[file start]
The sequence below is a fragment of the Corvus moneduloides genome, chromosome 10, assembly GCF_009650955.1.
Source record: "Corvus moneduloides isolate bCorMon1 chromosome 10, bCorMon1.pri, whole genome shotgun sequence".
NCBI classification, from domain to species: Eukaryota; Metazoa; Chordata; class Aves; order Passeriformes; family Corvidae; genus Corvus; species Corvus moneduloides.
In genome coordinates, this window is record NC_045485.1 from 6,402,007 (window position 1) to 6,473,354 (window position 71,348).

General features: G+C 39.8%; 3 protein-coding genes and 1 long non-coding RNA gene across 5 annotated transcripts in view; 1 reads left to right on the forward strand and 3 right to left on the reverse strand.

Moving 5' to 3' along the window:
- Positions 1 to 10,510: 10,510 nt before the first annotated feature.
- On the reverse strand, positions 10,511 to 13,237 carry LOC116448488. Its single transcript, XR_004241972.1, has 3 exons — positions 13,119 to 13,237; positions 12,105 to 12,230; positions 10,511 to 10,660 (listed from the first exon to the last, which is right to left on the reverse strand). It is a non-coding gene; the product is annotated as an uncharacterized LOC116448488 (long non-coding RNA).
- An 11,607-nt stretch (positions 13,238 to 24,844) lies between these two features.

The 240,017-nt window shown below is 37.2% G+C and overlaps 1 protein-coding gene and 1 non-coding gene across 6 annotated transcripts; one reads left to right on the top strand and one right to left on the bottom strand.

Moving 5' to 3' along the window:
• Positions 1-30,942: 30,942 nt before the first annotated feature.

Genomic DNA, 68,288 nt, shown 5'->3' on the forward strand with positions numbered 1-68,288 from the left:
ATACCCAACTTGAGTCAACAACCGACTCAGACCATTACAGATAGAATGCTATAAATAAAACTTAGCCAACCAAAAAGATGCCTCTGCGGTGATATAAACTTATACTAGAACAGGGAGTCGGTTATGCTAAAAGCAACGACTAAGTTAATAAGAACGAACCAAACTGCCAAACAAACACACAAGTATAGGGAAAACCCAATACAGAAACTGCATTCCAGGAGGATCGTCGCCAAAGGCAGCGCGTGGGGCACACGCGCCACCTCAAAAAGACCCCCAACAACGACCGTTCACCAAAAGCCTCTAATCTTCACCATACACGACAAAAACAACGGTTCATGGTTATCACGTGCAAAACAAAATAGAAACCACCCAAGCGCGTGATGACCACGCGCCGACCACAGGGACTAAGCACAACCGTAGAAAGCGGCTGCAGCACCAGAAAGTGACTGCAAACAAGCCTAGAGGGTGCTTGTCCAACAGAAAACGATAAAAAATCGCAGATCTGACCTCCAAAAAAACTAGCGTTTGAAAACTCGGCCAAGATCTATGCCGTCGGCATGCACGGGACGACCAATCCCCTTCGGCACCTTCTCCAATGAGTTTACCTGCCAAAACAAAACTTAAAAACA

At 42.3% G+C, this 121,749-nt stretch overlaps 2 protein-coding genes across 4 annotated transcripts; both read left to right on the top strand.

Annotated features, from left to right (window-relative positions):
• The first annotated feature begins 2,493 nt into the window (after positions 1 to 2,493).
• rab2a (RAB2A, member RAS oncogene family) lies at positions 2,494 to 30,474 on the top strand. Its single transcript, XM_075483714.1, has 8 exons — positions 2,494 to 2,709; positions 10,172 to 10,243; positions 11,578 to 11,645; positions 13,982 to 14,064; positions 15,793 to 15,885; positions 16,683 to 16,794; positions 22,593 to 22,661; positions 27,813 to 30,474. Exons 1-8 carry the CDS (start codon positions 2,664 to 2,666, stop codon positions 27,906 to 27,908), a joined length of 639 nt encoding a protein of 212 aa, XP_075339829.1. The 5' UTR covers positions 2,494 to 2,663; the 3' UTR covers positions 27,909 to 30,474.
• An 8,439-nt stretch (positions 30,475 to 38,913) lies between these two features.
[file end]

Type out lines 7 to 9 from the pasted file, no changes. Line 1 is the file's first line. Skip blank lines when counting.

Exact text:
- Positions 1 to 10,510: 10,510 nt before the first annotated feature.
- On the reverse strand, positions 10,511 to 13,237 carry LOC116448488. Its single transcript, XR_004241972.1, has 3 exons — positions 13,119 to 13,237; positions 12,105 to 12,230; positions 10,511 to 10,660 (listed from the first exon to the last, which is right to left on the reverse strand). It is a non-coding gene; the product is annotated as an uncharacterized LOC116448488 (long non-coding RNA).
- An 11,607-nt stretch (positions 13,238 to 24,844) lies between these two features.